Most of you know Six Sigma or have at least heard about it. At least, you know it is applicable across all industries. You also know it brings about process improvement. It improves quality, eliminates waste, and optimizes operations. IT enables most industries. IT does automation, creates easy-to-follow processes, and makes the industry more efficient. IT is everywhere, manufacturing, power, airlines, hotels, medical, pharma, automobiles, etc. You name it, and IT had a hand in it. Now since both Six Sigma and IT are helping different industries. Do you think Six Sigma can benefit IT too? If yes, How? If no, then read on.
IT organizations are always looking to trim these days and be lean. IT always gets caught up in demands that seem impossible and are lost in ROI. Here is where Six Sigma comes in and helps both. Six Sigma is a defect reduction methodology. Six Sigma enables IT to be lean. It transforms organizations with a high focus on quality and customer experience. The term sigma refers to deviations, deviations from an expected or an ideal level of operation.
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Six Sigma has a lot to offer, and most CIOs are excited about it. Corporates are focusing on quality big time these days. IT has existed for a long time, and quality problems could creep in. You need to be smart to understand where and how you need to apply Six Sigma.
Users of Six Sigma insist it works for all types of companies. It is also applicable for all functions. However, there may be some occurrences when the methodology may not be favorable. An organization needs to do some background work before it starts on its Six Sigma journey.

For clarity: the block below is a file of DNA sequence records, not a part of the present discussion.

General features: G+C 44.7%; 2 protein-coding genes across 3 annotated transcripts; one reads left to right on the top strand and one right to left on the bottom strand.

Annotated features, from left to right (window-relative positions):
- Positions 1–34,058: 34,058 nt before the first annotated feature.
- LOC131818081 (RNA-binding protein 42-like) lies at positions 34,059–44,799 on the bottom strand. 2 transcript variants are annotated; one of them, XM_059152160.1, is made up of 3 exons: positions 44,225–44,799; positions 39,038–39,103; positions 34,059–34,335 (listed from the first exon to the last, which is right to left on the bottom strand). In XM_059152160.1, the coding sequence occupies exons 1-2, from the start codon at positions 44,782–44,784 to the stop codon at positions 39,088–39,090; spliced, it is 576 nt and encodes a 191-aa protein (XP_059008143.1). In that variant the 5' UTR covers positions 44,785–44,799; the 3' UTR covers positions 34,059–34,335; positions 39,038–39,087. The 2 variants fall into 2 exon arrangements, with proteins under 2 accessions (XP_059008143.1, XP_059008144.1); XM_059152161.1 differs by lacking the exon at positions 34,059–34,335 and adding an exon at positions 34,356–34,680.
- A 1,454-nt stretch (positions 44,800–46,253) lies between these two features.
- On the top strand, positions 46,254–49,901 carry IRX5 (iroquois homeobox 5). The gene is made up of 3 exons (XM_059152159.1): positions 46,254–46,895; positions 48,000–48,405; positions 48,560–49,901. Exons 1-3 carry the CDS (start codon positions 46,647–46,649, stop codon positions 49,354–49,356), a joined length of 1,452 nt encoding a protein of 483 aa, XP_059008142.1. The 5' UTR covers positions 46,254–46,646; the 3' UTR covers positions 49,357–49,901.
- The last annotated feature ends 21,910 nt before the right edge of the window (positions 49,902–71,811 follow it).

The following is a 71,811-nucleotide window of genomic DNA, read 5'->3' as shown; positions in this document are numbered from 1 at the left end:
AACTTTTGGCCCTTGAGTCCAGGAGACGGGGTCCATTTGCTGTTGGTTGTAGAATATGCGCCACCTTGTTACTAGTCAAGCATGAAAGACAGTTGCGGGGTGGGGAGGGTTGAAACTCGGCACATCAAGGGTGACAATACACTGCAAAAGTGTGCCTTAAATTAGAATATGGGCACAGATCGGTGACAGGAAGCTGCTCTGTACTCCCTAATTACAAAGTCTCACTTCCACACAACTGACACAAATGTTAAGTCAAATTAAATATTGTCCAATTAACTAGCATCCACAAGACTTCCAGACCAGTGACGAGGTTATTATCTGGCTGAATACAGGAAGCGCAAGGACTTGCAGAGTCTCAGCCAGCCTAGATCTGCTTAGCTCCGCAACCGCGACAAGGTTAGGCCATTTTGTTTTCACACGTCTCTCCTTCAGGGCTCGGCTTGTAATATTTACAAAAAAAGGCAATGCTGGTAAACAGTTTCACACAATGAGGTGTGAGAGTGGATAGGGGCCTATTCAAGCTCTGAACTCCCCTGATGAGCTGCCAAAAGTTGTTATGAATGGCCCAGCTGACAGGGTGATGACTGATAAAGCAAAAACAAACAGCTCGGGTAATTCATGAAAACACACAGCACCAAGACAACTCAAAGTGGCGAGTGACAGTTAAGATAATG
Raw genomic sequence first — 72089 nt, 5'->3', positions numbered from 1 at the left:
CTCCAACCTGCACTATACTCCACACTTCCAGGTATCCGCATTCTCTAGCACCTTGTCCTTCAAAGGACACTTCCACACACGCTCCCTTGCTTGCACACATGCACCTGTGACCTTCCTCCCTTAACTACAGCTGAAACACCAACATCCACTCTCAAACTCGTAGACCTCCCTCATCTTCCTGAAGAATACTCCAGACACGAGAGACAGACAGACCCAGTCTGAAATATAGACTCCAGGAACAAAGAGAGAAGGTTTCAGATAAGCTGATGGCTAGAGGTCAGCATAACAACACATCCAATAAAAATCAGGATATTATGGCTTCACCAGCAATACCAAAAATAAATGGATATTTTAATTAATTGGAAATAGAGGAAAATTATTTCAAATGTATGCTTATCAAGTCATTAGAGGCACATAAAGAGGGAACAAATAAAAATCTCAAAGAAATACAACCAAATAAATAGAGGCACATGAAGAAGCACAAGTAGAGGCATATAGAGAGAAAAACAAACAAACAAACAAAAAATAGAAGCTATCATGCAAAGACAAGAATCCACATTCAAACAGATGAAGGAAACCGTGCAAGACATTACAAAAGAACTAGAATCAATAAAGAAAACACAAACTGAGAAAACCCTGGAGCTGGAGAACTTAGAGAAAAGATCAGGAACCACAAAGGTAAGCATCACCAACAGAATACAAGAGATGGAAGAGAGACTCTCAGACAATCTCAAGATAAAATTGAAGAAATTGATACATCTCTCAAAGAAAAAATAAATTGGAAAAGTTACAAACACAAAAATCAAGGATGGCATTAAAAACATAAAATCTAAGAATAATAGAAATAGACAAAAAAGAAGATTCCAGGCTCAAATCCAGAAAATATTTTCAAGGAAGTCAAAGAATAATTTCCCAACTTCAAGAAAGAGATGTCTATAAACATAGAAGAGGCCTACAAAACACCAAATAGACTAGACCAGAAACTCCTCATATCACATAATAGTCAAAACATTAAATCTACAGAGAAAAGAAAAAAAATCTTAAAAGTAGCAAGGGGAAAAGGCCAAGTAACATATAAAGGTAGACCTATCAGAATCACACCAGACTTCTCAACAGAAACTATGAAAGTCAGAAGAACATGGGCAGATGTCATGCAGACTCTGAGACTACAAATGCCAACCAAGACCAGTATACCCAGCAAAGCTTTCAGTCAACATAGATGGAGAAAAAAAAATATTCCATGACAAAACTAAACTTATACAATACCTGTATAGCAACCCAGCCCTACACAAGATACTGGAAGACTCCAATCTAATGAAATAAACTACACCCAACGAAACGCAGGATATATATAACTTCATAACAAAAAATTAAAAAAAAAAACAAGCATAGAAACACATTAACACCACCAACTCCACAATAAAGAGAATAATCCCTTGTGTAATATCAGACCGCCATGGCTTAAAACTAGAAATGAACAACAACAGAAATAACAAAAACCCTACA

In spite of originating in manufacturing, Six Sigma focuses on processes. So, it is not all about widgets. In the world of IT operations, Six Sigma aims to improve and measure internal processes, such as reliability and network speed. It also investigates line-of-business processes and checks, for example, how well an online sales system is working?
IT uses a lot of processes. IT looks into the software development process, hardware, and testing implementation. Generally, the entire IT workforce should have had some form of Six Sigma training. Six Sigma gives a good toolset that is useful consistently and repeatedly. This will help analyze how an organization has things set up and running.
A problem statement is the first step for starting Six Sigma analysis. Let’s look at an example. One Six Sigma team had to analyze its high number of servers. They had 350 servers, which they felt was way more than required. They had to figure out a way to consolidate. They had to find a smarter way to deploy their servers. The Six Sigma team analyzed it and found the problem’s root cause: Every application got its own server, regardless of its bandwidth or size. They then worked out the specifics to allow applications to share servers securely and logically. The final result: a 40 percent reduction in servers. The server staff time and labor savings too added back to the bottom line.